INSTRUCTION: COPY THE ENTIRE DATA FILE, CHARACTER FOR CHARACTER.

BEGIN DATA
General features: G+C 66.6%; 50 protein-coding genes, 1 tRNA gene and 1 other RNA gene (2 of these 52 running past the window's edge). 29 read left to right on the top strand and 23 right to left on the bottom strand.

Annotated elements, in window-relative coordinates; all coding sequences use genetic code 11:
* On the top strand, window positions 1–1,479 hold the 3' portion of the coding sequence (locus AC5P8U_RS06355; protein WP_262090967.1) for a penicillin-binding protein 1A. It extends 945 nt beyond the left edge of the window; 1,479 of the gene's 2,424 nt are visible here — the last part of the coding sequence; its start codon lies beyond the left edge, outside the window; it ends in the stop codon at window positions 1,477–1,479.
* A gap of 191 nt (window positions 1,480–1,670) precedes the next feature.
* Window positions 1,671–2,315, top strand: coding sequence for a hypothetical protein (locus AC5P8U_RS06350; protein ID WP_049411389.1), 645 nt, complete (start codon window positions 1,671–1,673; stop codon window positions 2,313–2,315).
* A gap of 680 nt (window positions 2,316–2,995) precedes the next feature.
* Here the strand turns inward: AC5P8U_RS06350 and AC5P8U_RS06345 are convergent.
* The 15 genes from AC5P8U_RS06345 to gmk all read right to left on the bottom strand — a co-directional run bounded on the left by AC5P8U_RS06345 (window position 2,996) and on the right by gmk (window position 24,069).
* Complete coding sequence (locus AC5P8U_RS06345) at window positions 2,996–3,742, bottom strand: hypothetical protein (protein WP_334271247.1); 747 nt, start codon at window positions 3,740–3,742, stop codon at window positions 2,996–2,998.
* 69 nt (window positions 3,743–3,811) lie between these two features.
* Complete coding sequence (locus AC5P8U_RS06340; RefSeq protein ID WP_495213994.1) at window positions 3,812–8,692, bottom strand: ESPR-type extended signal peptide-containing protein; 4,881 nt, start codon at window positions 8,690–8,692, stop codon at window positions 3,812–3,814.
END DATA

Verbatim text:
General features: G+C 66.6%; 50 protein-coding genes, 1 tRNA gene and 1 other RNA gene (2 of these 52 running past the window's edge). 29 read left to right on the top strand and 23 right to left on the bottom strand.

Annotated elements, in window-relative coordinates; all coding sequences use genetic code 11:
* On the top strand, window positions 1–1,479 hold the 3' portion of the coding sequence (locus AC5P8U_RS06355; protein WP_262090967.1) for a penicillin-binding protein 1A. It extends 945 nt beyond the left edge of the window; 1,479 of the gene's 2,424 nt are visible here — the last part of the coding sequence; its start codon lies beyond the left edge, outside the window; it ends in the stop codon at window positions 1,477–1,479.
* A gap of 191 nt (window positions 1,480–1,670) precedes the next feature.
* Window positions 1,671–2,315, top strand: coding sequence for a hypothetical protein (locus AC5P8U_RS06350; protein ID WP_049411389.1), 645 nt, complete (start codon window positions 1,671–1,673; stop codon window positions 2,313–2,315).
* A gap of 680 nt (window positions 2,316–2,995) precedes the next feature.
* Here the strand turns inward: AC5P8U_RS06350 and AC5P8U_RS06345 are convergent.
* The 15 genes from AC5P8U_RS06345 to gmk all read right to left on the bottom strand — a co-directional run bounded on the left by AC5P8U_RS06345 (window position 2,996) and on the right by gmk (window position 24,069).
* Complete coding sequence (locus AC5P8U_RS06345) at window positions 2,996–3,742, bottom strand: hypothetical protein (protein WP_334271247.1); 747 nt, start codon at window positions 3,740–3,742, stop codon at window positions 2,996–2,998.
* 69 nt (window positions 3,743–3,811) lie between these two features.
* Complete coding sequence (locus AC5P8U_RS06340; RefSeq protein ID WP_495213994.1) at window positions 3,812–8,692, bottom strand: ESPR-type extended signal peptide-containing protein; 4,881 nt, start codon at window positions 8,690–8,692, stop codon at window positions 3,812–3,814.